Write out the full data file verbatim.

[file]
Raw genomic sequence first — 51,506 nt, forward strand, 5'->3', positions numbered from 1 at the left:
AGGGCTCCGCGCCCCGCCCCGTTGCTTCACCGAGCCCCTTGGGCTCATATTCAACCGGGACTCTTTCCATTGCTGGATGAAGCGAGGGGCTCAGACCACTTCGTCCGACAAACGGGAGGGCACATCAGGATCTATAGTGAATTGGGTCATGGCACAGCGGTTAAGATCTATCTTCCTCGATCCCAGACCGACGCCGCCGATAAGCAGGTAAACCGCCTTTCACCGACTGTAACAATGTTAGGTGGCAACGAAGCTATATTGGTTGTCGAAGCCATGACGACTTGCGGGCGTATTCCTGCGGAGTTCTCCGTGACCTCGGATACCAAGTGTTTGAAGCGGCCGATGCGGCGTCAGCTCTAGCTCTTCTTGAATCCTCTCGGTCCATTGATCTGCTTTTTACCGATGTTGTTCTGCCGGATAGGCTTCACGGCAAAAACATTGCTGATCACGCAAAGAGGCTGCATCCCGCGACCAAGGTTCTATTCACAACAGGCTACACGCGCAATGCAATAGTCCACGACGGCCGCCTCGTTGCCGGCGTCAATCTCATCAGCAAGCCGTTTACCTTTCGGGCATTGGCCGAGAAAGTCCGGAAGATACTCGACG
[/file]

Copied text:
Raw genomic sequence first — 51,506 nt, forward strand, 5'->3', positions numbered from 1 at the left:
AGGGCTCCGCGCCCCGCCCCGTTGCTTCACCGAGCCCCTTGGGCTCATATTCAACCGGGACTCTTTCCATTGCTGGATGAAGCGAGGGGCTCAGACCACTTCGTCCGACAAACGGGAGGGCACATCAGGATCTATAGTGAATTGGGTCATGGCACAGCGGTTAAGATCTATCTTCCTCGATCCCAGACCGACGCCGCCGATAAGCAGGTAAACCGCCTTTCACCGACTGTAACAATGTTAGGTGGCAACGAAGCTATATTGGTTGTCGAAGCCATGACGACTTGCGGGCGTATTCCTGCGGAGTTCTCCGTGACCTCGGATACCAAGTGTTTGAAGCGGCCGATGCGGCGTCAGCTCTAGCTCTTCTTGAATCCTCTCGGTCCATTGATCTGCTTTTTACCGATGTTGTTCTGCCGGATAGGCTTCACGGCAAAAACATTGCTGATCACGCAAAGAGGCTGCATCCCGCGACCAAGGTTCTATTCACAACAGGCTACACGCGCAATGCAATAGTCCACGACGGCCGCCTCGTTGCCGGCGTCAATCTCATCAGCAAGCCGTTTACCTTTCGGGCATTGGCCGAGAAAGTCCGGAAGATACTCGACG